An ancient supernova that was serendipitously captured in four Hubble space telescope images thanks to a naturally occurring cosmic magnifying lens has reappeared, as astronomers predicted.
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The exploded star, known as Refsdal in honor of Norwegian astronomer Sjur Refsdal, first appeared in November 2014. Scientists were stunned to find four images of the supernova around a galaxy, a configuration known as an "Einstein Cross."
The multiple images were caused by light from the supernova, which exploded about 10 billion years ago, taking different paths around a gravitationally warped region of space, relative to Hubble's line of sight.
These warped regions are due to massive galaxy clusters bending space and time, a phenomenon predicted by Albert Einstein 100 years ago.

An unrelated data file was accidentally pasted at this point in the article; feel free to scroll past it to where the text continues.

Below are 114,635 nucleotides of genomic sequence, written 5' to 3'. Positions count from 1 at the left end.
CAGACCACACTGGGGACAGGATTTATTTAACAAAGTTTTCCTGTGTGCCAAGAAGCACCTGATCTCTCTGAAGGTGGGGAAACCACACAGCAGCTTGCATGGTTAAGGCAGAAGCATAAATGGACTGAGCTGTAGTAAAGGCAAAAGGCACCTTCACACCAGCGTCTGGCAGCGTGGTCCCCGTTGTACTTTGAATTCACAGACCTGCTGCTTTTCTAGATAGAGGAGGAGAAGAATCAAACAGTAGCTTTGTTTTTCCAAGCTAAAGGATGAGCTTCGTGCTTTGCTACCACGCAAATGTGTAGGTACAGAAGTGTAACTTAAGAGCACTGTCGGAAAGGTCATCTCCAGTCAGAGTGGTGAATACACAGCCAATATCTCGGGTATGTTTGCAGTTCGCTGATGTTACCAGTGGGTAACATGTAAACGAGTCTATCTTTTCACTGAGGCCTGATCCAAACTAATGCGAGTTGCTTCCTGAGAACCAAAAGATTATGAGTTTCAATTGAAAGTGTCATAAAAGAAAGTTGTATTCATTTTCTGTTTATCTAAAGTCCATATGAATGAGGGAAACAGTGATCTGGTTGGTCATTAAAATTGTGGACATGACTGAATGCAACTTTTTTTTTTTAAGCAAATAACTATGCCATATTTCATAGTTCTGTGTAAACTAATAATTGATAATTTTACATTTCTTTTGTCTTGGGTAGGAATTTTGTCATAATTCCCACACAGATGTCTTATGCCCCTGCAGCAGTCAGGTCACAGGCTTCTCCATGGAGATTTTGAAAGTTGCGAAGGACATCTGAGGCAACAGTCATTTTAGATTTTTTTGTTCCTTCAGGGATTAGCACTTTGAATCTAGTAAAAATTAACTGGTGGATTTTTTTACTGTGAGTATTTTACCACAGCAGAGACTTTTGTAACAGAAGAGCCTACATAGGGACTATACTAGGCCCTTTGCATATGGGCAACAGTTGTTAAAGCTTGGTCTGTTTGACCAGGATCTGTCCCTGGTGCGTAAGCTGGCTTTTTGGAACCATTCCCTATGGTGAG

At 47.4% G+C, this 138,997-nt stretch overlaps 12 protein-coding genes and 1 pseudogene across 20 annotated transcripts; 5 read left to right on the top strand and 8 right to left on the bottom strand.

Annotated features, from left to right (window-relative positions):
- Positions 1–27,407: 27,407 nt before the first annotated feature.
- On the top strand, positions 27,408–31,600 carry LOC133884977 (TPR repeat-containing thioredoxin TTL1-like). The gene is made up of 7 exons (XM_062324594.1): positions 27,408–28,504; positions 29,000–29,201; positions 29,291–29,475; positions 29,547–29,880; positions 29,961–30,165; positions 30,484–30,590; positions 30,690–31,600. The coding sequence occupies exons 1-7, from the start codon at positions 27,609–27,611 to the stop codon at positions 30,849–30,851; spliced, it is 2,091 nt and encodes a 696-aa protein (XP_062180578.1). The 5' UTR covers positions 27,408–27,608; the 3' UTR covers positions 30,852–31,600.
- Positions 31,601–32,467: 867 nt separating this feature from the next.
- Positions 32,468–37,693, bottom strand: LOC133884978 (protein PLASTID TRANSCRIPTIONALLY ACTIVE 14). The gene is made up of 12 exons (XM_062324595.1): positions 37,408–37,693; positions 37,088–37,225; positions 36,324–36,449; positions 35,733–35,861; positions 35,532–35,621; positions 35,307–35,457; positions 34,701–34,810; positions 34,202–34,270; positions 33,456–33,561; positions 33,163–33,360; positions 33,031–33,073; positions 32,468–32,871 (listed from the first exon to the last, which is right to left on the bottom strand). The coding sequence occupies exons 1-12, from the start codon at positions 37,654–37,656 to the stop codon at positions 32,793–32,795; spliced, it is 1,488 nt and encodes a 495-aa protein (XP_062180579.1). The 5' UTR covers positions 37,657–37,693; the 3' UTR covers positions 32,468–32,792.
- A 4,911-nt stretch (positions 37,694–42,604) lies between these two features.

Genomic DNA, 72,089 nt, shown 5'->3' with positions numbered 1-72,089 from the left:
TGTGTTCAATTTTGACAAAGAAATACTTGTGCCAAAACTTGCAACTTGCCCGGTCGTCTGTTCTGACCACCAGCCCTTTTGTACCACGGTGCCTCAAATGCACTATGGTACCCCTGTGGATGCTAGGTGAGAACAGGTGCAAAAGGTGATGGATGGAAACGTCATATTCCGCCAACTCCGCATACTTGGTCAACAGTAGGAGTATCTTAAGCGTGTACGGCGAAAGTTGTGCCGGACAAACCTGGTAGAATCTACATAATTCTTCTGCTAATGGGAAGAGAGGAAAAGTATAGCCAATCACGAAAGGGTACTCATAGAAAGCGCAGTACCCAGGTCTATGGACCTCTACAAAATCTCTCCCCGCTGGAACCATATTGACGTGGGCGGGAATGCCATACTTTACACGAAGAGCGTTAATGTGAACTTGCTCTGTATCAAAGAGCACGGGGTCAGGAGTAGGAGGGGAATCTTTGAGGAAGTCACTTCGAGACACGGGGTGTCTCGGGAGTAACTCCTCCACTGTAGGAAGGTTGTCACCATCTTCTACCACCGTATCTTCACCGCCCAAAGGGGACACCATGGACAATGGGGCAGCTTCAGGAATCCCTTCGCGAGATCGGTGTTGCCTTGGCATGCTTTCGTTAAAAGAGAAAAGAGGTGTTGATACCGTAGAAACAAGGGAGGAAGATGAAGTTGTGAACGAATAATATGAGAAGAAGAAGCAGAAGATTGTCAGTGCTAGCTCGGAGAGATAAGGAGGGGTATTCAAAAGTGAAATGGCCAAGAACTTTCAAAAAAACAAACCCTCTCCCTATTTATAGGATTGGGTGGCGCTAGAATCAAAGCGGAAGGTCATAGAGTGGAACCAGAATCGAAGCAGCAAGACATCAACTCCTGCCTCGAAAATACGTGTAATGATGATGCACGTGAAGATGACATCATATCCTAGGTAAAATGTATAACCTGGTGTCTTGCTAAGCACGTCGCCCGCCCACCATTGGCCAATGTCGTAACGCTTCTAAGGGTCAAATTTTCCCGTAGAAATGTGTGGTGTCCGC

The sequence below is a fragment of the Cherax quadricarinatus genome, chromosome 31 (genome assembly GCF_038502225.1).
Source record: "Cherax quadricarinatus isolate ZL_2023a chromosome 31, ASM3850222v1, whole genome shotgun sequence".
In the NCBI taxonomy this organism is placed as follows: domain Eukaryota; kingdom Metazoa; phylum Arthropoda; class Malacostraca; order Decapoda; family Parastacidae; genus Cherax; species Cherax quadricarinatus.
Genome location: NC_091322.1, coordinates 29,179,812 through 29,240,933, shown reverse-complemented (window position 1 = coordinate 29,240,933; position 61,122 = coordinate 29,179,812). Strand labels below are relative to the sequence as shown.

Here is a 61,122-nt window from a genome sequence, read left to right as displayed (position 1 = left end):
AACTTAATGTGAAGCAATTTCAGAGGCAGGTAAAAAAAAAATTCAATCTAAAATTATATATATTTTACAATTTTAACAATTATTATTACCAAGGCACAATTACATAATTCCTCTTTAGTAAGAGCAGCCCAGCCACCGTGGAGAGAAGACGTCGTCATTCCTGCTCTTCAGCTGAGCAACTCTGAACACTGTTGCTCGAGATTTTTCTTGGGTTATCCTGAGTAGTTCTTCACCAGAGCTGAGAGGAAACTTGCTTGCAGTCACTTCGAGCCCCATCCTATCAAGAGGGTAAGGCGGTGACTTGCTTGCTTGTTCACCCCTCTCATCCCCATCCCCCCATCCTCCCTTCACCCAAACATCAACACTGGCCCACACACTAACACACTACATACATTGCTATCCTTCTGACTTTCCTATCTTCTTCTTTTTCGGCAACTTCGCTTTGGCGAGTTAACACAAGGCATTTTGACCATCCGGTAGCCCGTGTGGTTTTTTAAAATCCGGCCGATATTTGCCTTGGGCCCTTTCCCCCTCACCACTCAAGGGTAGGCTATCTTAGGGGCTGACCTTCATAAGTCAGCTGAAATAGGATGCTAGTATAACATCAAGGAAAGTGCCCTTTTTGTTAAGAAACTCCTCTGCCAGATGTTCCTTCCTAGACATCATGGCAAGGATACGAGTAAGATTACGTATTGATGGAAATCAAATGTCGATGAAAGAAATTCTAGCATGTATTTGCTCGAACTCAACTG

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Astronomers have been taking advantage of so-called "gravitational lensing" to boost Hubble's imaging powers.
The four supernova images captured by Hubble appeared within a few weeks of each other in November 2014. Scientists predicted the lensed region of space would cause additional images of the supernova to appear sometime in the next five years. They found it on Dec. 11.
"We used seven different models of the cluster to calculate when and where the supernova was going to appear in the future. Remarkably, all seven models predicted approximately the same time frame." physicist Tommaso Treu, with the University of California at Los Angeles, said in a statement.
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Having nailed Refsdal's reappearance, scientists can now refine their estimates of the lensing cluster's mass, particularly its non-light emitting dark matter.